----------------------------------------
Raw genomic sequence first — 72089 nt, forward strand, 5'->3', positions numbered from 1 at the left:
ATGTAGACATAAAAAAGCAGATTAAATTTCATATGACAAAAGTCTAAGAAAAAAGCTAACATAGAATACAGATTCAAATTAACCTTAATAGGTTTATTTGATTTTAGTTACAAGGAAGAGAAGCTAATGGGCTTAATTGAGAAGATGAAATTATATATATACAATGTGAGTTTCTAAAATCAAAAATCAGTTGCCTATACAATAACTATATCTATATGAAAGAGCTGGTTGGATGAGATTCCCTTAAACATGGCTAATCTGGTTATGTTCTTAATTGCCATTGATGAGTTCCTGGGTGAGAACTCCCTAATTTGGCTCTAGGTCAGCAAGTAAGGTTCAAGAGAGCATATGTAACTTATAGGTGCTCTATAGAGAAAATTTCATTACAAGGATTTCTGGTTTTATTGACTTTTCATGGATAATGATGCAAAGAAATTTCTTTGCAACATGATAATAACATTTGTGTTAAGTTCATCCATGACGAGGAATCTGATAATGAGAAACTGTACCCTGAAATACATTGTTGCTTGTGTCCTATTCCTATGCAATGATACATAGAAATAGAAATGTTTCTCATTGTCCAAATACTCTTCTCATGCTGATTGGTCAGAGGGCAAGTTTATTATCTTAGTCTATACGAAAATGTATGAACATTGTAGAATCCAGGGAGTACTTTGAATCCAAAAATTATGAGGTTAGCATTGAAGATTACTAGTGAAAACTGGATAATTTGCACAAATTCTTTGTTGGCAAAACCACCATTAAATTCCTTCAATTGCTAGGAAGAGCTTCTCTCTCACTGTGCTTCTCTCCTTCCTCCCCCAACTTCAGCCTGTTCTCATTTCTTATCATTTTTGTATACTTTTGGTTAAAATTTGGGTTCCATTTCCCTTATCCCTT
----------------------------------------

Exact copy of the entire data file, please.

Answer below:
Raw genomic sequence first — 72089 nt, forward strand, 5'->3', positions numbered from 1 at the left:
ATGTAGACATAAAAAAGCAGATTAAATTTCATATGACAAAAGTCTAAGAAAAAAGCTAACATAGAATACAGATTCAAATTAACCTTAATAGGTTTATTTGATTTTAGTTACAAGGAAGAGAAGCTAATGGGCTTAATTGAGAAGATGAAATTATATATATACAATGTGAGTTTCTAAAATCAAAAATCAGTTGCCTATACAATAACTATATCTATATGAAAGAGCTGGTTGGATGAGATTCCCTTAAACATGGCTAATCTGGTTATGTTCTTAATTGCCATTGATGAGTTCCTGGGTGAGAACTCCCTAATTTGGCTCTAGGTCAGCAAGTAAGGTTCAAGAGAGCATATGTAACTTATAGGTGCTCTATAGAGAAAATTTCATTACAAGGATTTCTGGTTTTATTGACTTTTCATGGATAATGATGCAAAGAAATTTCTTTGCAACATGATAATAACATTTGTGTTAAGTTCATCCATGACGAGGAATCTGATAATGAGAAACTGTACCCTGAAATACATTGTTGCTTGTGTCCTATTCCTATGCAATGATACATAGAAATAGAAATGTTTCTCATTGTCCAAATACTCTTCTCATGCTGATTGGTCAGAGGGCAAGTTTATTATCTTAGTCTATACGAAAATGTATGAACATTGTAGAATCCAGGGAGTACTTTGAATCCAAAAATTATGAGGTTAGCATTGAAGATTACTAGTGAAAACTGGATAATTTGCACAAATTCTTTGTTGGCAAAACCACCATTAAATTCCTTCAATTGCTAGGAAGAGCTTCTCTCTCACTGTGCTTCTCTCCTTCCTCCCCCAACTTCAGCCTGTTCTCATTTCTTATCATTTTTGTATACTTTTGGTTAAAATTTGGGTTCCATTTCCCTTATCCCTT